African American Museum
The African American Museum Philadelphia (AAMP) gives a sweeping view of history, from the 16th-century slavery movement to the present day celebration of black culture. The many interactive displays touch on all aspects of African-American life, from sports to politics, fashion to architecture. AAMP also houses one of the nation’s most comprehensive collections of African-American artifacts.
This museum opened in 1976 — not coincidentally, exactly 200 years after the nation’s independence. It was funded and built by the municipality of Philadelphia. The aim was to collect, preserve and interpret objects, documents and illustrations that paint the picture of African-American heritage in Philadelphia. A local photojournalist donated his large collection of pictures of world-famous African-Americans and main events in the city’s African-American community during the 20th century.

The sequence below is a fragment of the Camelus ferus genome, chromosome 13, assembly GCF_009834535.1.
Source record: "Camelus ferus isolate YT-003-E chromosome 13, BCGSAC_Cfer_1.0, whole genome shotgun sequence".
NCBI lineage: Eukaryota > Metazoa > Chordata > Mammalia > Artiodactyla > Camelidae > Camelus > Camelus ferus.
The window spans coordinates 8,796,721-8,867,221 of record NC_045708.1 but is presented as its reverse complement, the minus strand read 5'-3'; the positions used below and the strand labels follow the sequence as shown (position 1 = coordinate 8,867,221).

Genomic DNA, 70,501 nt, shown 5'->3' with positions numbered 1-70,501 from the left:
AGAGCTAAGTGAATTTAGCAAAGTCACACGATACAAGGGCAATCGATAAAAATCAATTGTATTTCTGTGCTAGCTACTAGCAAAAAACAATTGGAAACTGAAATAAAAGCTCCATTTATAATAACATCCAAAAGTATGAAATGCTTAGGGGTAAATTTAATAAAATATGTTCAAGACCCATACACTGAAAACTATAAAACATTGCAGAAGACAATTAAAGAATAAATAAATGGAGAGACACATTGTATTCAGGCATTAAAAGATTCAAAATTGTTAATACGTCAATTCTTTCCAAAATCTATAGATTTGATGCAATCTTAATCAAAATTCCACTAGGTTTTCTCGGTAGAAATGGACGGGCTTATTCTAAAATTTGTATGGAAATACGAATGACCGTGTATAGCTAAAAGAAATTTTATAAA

Start off your museum tour with 100 years of history at your fingertips on the interactive pictorial timeline. Wander through four main galleries and check out African ceremonial tools, musical instruments and weapons that defined early African-American life. View art, illustrations, photos and videos that relay a fascinating — sometimes sad, often inspirational — history. Listen to personal stories at full-sized audiovisual projections and learn about the battle to abolish slavery, to ban discrimination and to get equal Civil Rights. The museum doesn’t dwell in the past; it aims to enlighten and empower by telling a story of pride and passion, which continues today.
AAMP is located in the heart of Philadelphia’s Historic District. With Eighth Street Station just one block away, it is easy to get here by public transport. If you are driving, there’s free parking directly behind the museum. The museum is open daily. Check the website for a schedule of special programs and exhibitions. And be sure to visit the gift shop for memorabilia and literature.